A Terrifying Threat Too Real to Ignore by Jason Simpkins
Back in the 1950s James Dines walked into his office at 18 Wall Street, New York, NY, and was promptly told to pack his things.
He’d been fired for making bullish gold predictions.
You see, Mr. Dines firmly believed the U.S. dollar would be devalued. This view was widely considered “treasonous” in the era of Joseph McCarthy. But he talked about it incessantly in the newsletter he wrote for financial brokerage AM Kidder & Co.
Furthermore, Mr. Dines predicted that gold would enter into a “historic bull market,” rising from government-fixed levels of $35 to “over $400.”
This was another unacceptable opinion of the day. It was ludicrous. It was contemptible. It was crazy. It got him fired from his job.
But it was right.
Over the next decade and a half, gold prices soared from $35 per ounce to a peak of $486. The yellow metal never again fell below $272. Silver, meanwhile, skyrocketed from 92 cents per ounce to more than $20.
James Dines was right. The man who Barron’s would one day call “The Original Goldbug” proved the doubters wrong.
He made a lot of people rich in the process, too.
And that was just the beginning…
An Astonishing Track Record
After being fired from his job at AM Kidder in 1960, Mr. Dines struck out on his own, self-publishing his investment newsletter.
He used the space to tell anyone who cared to listen that a crisis was coming, that gold would rise, and that it’d take silver with it. Subscribers who listened profited from a 2,025% rise in gold prices in just seven years and 1,639% surge in silver.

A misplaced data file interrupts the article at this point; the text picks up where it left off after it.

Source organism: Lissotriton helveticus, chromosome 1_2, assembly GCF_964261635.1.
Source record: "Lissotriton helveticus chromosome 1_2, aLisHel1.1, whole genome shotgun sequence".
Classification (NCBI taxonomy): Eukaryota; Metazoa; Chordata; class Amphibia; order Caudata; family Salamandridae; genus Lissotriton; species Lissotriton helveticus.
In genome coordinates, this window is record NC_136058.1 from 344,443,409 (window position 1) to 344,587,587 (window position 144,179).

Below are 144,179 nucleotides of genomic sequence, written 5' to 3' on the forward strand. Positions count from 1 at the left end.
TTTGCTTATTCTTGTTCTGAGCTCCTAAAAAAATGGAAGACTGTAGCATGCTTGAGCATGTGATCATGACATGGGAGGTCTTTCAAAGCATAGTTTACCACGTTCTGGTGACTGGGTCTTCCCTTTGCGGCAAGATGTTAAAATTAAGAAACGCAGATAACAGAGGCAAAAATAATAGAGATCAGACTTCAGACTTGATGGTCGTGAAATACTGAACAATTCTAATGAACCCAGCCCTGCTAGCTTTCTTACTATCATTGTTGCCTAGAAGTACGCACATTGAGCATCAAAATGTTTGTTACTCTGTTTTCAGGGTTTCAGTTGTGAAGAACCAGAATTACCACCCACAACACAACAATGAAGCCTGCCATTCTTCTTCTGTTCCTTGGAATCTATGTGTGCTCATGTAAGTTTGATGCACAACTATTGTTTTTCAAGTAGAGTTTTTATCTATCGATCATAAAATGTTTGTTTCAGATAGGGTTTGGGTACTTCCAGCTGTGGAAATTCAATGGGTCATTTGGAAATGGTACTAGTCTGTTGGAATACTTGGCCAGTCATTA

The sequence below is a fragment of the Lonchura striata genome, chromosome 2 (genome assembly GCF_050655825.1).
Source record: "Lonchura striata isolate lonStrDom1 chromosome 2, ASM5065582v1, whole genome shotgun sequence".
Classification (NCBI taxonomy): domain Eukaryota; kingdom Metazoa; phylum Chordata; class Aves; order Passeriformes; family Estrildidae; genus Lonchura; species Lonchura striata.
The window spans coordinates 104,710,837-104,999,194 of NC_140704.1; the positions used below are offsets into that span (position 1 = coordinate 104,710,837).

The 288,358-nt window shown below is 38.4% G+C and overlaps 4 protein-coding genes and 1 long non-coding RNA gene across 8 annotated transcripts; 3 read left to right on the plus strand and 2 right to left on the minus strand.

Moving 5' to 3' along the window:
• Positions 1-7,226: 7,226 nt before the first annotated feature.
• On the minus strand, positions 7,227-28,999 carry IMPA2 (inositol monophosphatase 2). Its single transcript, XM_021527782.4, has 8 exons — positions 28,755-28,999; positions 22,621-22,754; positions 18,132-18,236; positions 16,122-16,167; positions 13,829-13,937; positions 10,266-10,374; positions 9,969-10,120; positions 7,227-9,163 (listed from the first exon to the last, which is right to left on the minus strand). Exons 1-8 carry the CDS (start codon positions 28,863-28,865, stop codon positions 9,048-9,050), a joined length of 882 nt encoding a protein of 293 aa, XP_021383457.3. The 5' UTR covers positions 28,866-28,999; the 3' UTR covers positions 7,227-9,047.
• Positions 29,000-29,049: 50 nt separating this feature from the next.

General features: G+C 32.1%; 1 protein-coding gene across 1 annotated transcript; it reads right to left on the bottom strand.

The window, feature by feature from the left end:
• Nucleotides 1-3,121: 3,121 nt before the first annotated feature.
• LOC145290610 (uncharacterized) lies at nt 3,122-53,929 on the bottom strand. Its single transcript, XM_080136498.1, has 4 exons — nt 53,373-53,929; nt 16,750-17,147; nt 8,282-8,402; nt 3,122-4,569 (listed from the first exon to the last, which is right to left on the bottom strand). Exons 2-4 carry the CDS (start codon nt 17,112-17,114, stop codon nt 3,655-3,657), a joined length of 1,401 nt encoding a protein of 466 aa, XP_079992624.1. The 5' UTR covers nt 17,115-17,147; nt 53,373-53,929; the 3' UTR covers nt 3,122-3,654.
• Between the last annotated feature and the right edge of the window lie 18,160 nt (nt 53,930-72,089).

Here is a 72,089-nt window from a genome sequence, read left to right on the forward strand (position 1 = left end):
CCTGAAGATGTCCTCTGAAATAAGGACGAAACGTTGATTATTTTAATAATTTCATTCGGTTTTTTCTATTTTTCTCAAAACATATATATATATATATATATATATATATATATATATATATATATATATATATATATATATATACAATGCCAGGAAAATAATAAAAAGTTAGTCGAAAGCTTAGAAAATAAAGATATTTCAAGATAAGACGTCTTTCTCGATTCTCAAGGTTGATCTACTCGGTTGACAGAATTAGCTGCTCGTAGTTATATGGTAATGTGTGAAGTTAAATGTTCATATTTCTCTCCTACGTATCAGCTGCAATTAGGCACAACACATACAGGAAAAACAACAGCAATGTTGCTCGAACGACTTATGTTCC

However, after the meteoric rise gold experienced in the 1970s and 80s, prices slipped back under $300 per ounce in the 90s.
Almost overnight, goldbugs like Mr. Dines went from being right, to an object of derision and scorn once more.
It would have been easy for James Dines to take his fortune and disappear to some obscure island in the Caribbean, but that’s not what he did.
Ever faithful to his mission as a self-described “reporter,” Mr. Dines continued to make his silly gold predictions.
“Buy,” he insisted in 2001, when gold was trading at $288.
Once more, the metal rose, peaking at $1,917.90 in 2011.
Now, I know there are skeptics out there.
There are critics (some of the same people that called Mr. Dines crazy to begin with) that will argue this was all luck. After all, if you predict gold prices will rise for more than 50 years, you’ll eventually be right at some point… Right?
But it’s not just gold and silver that James Dines has been right about. His insight extends far beyond that.
Just to give you an idea…
In 1977, James Dines predicted China would be a “major new economic force” and come to “dominate the 21st century,” making it the “The Chinese Century.”
Predictions like that these days are rote. But when Mr. Dines made such a bold claim, China’s GDP was just $175 billion, a mere fraction of the $11 trillion dragon we see today.
Indeed, Mr. Dines’ China warning was laughed at and dismissed just like his gold predictions.
Another case study…